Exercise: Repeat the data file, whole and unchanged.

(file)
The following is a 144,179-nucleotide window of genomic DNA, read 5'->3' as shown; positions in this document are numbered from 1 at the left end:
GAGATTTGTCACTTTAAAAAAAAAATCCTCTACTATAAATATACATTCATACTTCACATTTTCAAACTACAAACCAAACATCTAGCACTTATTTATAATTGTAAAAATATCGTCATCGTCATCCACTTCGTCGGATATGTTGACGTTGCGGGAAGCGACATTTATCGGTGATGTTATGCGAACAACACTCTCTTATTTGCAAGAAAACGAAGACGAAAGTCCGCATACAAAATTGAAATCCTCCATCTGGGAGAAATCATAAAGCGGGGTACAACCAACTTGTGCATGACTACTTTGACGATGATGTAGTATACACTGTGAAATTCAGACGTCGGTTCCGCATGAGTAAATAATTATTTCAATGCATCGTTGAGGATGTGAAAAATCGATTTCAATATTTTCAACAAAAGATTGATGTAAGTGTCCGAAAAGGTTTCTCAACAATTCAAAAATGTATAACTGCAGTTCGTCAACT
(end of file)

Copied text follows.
The following is a 144,179-nucleotide window of genomic DNA, read 5'->3' as shown; positions in this document are numbered from 1 at the left end:
GAGATTTGTCACTTTAAAAAAAAAATCCTCTACTATAAATATACATTCATACTTCACATTTTCAAACTACAAACCAAACATCTAGCACTTATTTATAATTGTAAAAATATCGTCATCGTCATCCACTTCGTCGGATATGTTGACGTTGCGGGAAGCGACATTTATCGGTGATGTTATGCGAACAACACTCTCTTATTTGCAAGAAAACGAAGACGAAAGTCCGCATACAAAATTGAAATCCTCCATCTGGGAGAAATCATAAAGCGGGGTACAACCAACTTGTGCATGACTACTTTGACGATGATGTAGTATACACTGTGAAATTCAGACGTCGGTTCCGCATGAGTAAATAATTATTTCAATGCATCGTTGAGGATGTGAAAAATCGATTTCAATATTTTCAACAAAAGATTGATGTAAGTGTCCGAAAAGGTTTCTCAACAATTCAAAAATGTATAACTGCAGTTCGTCAACT